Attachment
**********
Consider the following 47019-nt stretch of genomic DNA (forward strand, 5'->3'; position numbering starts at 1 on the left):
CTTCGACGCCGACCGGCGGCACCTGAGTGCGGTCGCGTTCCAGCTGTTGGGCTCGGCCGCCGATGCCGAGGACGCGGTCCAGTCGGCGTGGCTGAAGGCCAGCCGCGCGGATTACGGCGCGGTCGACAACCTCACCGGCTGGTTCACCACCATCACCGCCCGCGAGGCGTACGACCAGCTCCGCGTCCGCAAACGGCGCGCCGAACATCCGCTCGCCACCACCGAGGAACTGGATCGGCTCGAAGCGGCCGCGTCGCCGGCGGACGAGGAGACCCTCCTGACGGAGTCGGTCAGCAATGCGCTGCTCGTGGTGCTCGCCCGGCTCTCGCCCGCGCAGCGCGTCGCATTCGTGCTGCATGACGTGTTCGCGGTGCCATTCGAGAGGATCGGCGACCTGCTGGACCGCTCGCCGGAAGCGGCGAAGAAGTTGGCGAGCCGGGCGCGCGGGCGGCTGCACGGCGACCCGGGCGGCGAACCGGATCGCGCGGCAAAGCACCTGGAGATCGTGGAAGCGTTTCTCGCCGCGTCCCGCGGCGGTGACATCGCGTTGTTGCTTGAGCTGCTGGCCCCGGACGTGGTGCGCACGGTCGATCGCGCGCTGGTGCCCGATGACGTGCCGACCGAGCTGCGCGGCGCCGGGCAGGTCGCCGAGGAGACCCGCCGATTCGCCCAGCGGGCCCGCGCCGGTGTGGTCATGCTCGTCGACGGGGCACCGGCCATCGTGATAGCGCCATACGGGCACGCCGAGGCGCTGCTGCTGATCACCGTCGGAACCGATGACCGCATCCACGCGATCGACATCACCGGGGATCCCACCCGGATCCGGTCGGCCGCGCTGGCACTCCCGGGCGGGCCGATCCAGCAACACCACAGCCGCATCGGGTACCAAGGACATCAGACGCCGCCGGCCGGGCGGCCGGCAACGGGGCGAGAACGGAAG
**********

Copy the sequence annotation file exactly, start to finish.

Consider the following 47019-nt stretch of genomic DNA (forward strand, 5'->3'; position numbering starts at 1 on the left):
CTTCGACGCCGACCGGCGGCACCTGAGTGCGGTCGCGTTCCAGCTGTTGGGCTCGGCCGCCGATGCCGAGGACGCGGTCCAGTCGGCGTGGCTGAAGGCCAGCCGCGCGGATTACGGCGCGGTCGACAACCTCACCGGCTGGTTCACCACCATCACCGCCCGCGAGGCGTACGACCAGCTCCGCGTCCGCAAACGGCGCGCCGAACATCCGCTCGCCACCACCGAGGAACTGGATCGGCTCGAAGCGGCCGCGTCGCCGGCGGACGAGGAGACCCTCCTGACGGAGTCGGTCAGCAATGCGCTGCTCGTGGTGCTCGCCCGGCTCTCGCCCGCGCAGCGCGTCGCATTCGTGCTGCATGACGTGTTCGCGGTGCCATTCGAGAGGATCGGCGACCTGCTGGACCGCTCGCCGGAAGCGGCGAAGAAGTTGGCGAGCCGGGCGCGCGGGCGGCTGCACGGCGACCCGGGCGGCGAACCGGATCGCGCGGCAAAGCACCTGGAGATCGTGGAAGCGTTTCTCGCCGCGTCCCGCGGCGGTGACATCGCGTTGTTGCTTGAGCTGCTGGCCCCGGACGTGGTGCGCACGGTCGATCGCGCGCTGGTGCCCGATGACGTGCCGACCGAGCTGCGCGGCGCCGGGCAGGTCGCCGAGGAGACCCGCCGATTCGCCCAGCGGGCCCGCGCCGGTGTGGTCATGCTCGTCGACGGGGCACCGGCCATCGTGATAGCGCCATACGGGCACGCCGAGGCGCTGCTGCTGATCACCGTCGGAACCGATGACCGCATCCACGCGATCGACATCACCGGGGATCCCACCCGGATCCGGTCGGCCGCGCTGGCACTCCCGGGCGGGCCGATCCAGCAACACCACAGCCGCATCGGGTACCAAGGACATCAGACGCCGCCGGCCGGGCGGCCGGCAACGGGGCGAGAACGGAAG